Sometimes, trying to simplify your life can get complicated.
That's what happens in the world premiere of Chelsea Marcantel's "Tiny Houses" at Cleveland Play House, as Bohdi and Cath's idealistic plan to build a miniature home runs into some roadblocks.
In this quirky comedy helmed by CPH artistic director Laura Kepley, Cath (Kate Eastman) gives up her fast-paced finance job in New York when her boyfriend Bohdi (Peter Hargrave) convinces her to build a home of fewer than 200 square feet in northern Oregon.
These tiny homes, which most people have seen on HGTV, are all the rage. In this play, a co-production with Cincinnati Playhouse in the Park, Cath isn't so sure about having a composting toilet and no running water. But she knows she wants a change in her life and a place to call home.
One of the major stars is the tiny house itself, which is built onstage right before the audience's eyes. This ingenious design by Arnulfo Maldonado, like a 3-D jigsaw puzzle whose perfect pieces snap into place in ultra-smooth fashion, starts with a bare trailer and progresses to flooring, framing, siding, a roof, solar panels and windows.
Seeing it take shape in a forested backyard throughout the 100-minute, intermissionless show, we feel vested in the successful completion of this adorable yellow and orange abode.
At opening night Friday, Marcantel was in the audience. Her play about the attempt to simplify one's life was developed at CPH's New Ground Theatre Festival last year.
In the opening scene, Marcantel instantly juxtaposes the tiny home ideal with the virtual jobs of some of the play's unusual people. The lovers walk around their bare trailer while a tiny young woman with dark braids, atop the trailer, speaks strange and soothing words into a microphone.
These characters can't see each other. That's how we're introduced to the Pippi Longstocking-like Jevne, Bohdi's longtime friend who makes a living soothing people through her YouTube videos.
The tiny house is a symbol of the dreams, hopes and desires of different individuals. Cath sees it as a way to put down roots, while Bohdi sees it as a green way to stay on the go.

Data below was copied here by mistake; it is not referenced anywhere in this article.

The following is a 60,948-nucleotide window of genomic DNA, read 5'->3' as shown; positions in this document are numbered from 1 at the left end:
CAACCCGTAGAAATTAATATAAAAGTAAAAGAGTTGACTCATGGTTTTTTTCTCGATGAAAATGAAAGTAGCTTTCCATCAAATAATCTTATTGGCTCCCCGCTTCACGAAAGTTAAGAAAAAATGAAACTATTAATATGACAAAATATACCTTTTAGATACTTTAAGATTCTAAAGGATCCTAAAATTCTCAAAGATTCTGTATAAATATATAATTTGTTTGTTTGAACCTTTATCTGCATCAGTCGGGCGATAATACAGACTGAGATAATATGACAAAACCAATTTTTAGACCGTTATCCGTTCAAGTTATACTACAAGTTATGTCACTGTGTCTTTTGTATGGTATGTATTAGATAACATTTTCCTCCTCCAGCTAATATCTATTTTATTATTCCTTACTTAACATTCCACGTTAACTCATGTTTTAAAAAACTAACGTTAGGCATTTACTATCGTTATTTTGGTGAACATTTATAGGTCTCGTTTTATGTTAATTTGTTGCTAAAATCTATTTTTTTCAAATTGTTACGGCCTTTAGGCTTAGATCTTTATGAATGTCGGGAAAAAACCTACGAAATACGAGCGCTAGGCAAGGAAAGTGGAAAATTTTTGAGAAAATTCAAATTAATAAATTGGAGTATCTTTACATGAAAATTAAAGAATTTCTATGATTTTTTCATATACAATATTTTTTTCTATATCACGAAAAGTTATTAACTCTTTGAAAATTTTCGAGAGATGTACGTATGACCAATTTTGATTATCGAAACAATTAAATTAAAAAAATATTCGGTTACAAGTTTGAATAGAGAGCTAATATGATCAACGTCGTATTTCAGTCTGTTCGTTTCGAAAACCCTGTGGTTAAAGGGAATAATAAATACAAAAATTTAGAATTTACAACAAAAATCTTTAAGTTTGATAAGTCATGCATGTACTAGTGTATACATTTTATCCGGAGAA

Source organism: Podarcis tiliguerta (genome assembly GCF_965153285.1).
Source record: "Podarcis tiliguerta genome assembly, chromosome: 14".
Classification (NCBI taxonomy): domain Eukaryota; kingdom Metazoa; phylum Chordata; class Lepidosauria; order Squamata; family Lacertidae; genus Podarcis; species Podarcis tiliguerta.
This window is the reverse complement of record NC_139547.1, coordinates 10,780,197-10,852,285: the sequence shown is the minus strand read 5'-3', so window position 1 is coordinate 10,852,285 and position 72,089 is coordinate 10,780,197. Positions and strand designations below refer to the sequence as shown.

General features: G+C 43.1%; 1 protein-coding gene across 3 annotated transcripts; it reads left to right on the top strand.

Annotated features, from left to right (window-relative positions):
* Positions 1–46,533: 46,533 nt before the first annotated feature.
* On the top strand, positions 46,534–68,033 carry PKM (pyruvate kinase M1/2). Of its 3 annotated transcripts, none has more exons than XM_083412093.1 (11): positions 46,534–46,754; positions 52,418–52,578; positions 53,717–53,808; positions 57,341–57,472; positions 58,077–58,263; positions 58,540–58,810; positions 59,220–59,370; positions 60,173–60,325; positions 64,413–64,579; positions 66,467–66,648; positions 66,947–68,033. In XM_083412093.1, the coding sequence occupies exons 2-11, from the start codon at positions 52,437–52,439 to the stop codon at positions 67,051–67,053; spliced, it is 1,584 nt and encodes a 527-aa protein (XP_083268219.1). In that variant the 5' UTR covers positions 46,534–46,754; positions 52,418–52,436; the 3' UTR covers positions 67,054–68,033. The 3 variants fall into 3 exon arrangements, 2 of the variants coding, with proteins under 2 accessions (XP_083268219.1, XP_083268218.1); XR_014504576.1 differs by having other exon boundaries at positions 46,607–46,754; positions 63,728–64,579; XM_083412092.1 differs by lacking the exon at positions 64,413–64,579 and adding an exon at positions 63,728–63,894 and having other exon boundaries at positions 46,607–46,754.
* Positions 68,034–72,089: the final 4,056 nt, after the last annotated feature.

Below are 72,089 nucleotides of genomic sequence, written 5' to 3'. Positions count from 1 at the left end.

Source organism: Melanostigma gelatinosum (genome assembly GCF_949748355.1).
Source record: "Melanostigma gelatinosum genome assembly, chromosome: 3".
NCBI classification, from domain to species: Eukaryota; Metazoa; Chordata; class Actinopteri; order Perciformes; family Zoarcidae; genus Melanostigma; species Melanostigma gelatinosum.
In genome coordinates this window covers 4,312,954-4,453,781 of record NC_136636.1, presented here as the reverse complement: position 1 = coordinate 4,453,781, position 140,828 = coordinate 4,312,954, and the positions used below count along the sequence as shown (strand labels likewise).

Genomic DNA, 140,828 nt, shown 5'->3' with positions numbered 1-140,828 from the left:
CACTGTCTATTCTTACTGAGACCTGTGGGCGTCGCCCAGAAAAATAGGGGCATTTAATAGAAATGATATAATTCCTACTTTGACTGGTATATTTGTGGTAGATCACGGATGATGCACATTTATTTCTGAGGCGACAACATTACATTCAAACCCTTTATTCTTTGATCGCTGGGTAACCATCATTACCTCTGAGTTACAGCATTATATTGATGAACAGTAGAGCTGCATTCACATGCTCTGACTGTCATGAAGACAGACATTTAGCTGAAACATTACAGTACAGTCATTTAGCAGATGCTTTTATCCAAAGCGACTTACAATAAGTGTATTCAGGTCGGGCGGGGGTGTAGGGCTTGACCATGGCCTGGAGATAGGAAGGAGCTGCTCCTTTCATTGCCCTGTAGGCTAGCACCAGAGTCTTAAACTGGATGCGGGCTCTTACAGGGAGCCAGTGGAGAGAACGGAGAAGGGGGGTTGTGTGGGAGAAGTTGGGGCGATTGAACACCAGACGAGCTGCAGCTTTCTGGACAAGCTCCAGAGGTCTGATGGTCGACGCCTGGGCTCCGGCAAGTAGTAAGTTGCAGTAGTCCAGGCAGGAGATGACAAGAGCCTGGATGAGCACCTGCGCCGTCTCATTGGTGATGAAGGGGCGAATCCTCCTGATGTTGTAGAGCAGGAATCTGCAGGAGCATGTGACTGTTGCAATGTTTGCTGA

Bohdi spouts all the right words, including Thoreau's "I went to the woods because I wished to live deliberately." But Cath, who's reluctant about the tiny home concept at first, questions Thoreau's sanity.
Interestingly, the same project ends up revealing the lovers' divergent goals. To paraphrase what contractor Jeremiah (James Holloway) wisely says, folks build tiny homes as a way to either shut things out or let more of the world in. Motives are questioned and dynamics become complicated.
Eastman's characterization as Cath seems rather flat compared to the others, even given the fact that most of them are very quirky. Cath, who sarcastically notes that Oregon people have weird names and lack real jobs, doesn't truly connect with another character until well into the play.
The playwright creates some scenes amplifying a heightened sense of reality as additional characters speak into a mike for their virtual jobs, including Bohdi's life coaching and friend Ollie's (Michael Doherty) haunted doll sales. No joke.
As this story's planned three- or four-month project stretches past 30 weeks, some construction is fast-forwarded in fun scenes where the characters drink beer and build, with the help of four stagehands. Making this construction look so seamless requires extremely careful choreography and execution, aided by technical directors Devin Gall and Liam Roth and carpenters Cayla DeStefano, Andy Rowland and Kaleb Yandrick.
It's mind-boggling to think that for every show, this whole house is built and then taken apart. The four stagehands took a bow with the actors opening night for a well-deserved standing ovation.
Arts writer Kerry Clawson may be reached at 330-996-3527 or firstname.lastname@example.org. Follow her at @KerryClawsonABJ or www.facebook.com/kclawsonabj.